More precise lighting
The Proteus Brutus’s intelligent controllability gave several other advantages over the previous 7K xenon fixtures such as the ability to dim, focus and color correct more precisely. Pinpoint focus accuracy for example means there is much less overshoot so much more light is concentrated on the Arch itself, minimizing direct spill lighting into the sky. O’Keefe comments, “We then have the ability to manipulate that by frosting and smoothing it, plus we’re using templates to elongate the beam and concentrate the light onto the Arch itself.”
With the previous system, prismatic film used to elongate the beams had to be changed often because it degraded quickly. The Brutus houses several indexable beam-shaping gobos like rectangles and squares that are used to provide more precise focus onto the Arch and thus avoid light spill. This makes the Arch appear brighter while reducing flare in the night skies, an important element for protecting migratory birds who frequently pass through the Mississippi Flyway, a major migration highway.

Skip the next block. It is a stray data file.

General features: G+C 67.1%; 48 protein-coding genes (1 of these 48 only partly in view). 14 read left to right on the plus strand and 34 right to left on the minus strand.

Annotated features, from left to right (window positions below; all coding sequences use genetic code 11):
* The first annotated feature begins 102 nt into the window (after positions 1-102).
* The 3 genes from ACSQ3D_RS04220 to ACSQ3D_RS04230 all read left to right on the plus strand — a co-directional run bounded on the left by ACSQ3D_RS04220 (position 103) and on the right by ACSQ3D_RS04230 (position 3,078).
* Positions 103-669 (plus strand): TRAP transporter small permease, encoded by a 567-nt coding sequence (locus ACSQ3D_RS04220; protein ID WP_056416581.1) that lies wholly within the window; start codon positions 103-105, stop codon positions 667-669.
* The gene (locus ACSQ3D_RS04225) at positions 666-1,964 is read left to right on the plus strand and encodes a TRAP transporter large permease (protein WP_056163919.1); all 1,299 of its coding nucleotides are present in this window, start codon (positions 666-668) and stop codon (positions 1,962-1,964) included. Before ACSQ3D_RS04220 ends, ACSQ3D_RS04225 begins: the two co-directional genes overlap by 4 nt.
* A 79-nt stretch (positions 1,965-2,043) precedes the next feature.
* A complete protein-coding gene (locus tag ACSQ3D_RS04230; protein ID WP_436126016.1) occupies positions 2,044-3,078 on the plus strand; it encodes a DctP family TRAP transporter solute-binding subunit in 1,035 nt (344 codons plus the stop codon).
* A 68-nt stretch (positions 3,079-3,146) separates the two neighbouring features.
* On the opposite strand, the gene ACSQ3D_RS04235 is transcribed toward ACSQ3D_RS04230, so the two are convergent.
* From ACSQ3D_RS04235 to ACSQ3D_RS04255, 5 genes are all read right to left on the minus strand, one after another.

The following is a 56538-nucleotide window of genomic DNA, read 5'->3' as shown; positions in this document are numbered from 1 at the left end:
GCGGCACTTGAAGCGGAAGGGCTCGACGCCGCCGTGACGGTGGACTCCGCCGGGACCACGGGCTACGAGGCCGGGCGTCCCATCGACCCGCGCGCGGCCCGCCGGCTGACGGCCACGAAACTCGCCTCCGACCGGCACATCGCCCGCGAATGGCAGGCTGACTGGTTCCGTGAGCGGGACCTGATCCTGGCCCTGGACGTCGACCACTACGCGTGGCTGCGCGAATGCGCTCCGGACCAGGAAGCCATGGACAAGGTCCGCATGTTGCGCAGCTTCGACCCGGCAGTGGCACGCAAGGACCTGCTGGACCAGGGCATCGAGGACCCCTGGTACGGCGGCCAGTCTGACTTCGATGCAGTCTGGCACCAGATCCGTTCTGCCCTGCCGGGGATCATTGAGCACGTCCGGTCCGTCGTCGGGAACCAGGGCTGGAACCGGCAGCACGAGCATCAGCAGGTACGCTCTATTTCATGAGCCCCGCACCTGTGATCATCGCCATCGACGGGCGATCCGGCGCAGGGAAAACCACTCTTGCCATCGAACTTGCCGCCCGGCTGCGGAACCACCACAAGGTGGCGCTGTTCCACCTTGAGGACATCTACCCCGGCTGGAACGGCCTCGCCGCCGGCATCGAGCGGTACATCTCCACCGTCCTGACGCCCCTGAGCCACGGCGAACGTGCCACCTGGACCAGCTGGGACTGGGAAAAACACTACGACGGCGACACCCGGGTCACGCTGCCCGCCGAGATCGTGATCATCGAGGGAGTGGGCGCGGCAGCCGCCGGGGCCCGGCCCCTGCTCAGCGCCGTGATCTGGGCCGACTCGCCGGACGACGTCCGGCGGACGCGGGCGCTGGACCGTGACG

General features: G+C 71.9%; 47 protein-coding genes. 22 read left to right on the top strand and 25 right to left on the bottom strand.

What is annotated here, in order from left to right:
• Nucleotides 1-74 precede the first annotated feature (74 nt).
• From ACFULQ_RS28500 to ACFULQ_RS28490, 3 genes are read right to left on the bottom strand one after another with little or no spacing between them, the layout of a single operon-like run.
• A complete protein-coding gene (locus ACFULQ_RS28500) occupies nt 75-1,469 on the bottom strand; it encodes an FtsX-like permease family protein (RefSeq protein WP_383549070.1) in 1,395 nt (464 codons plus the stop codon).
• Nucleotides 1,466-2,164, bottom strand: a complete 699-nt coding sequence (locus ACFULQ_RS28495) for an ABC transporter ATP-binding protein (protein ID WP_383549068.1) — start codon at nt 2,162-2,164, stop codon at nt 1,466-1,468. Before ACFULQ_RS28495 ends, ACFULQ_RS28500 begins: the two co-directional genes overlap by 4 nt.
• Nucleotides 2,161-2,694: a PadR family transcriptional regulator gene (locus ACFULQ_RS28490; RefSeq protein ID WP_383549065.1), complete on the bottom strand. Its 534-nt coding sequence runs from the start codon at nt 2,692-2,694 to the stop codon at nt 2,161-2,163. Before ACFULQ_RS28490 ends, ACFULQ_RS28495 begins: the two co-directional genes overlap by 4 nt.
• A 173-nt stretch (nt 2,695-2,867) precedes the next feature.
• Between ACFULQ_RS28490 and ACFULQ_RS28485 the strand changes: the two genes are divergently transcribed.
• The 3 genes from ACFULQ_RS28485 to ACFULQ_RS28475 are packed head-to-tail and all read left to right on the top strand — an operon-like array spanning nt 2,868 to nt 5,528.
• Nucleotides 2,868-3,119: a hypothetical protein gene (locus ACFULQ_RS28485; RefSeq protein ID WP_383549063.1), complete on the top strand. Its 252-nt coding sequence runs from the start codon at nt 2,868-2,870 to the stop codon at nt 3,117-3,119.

Vincenty says that although the Arch is not an easy object to light—“it’s basically like trying to light a mirror”—the difference between the old and new lighting is substantial. “It’s really like night and day. The more lighting we’re putting on the Arch, and the higher 6,500 kelvin we’re lighting it at with the Brutus, looks a lot better. Being able to have a lot more control over where we put the light and what quality of light we put there makes a big difference.”
Burkett, who worked with TPI on the final focusing, says the original design integrity is still intact today but that it has been improved using the new LED fixture technology. “This is really a story of the evolution of technologies. The Proteus has made it a better system, especially with regards to beam discipline. The Gateway Foundation are very good stewards in wanting to minimize the impact of lighting on anything other than the Arch itself and this luminaire has allowed that to happen.”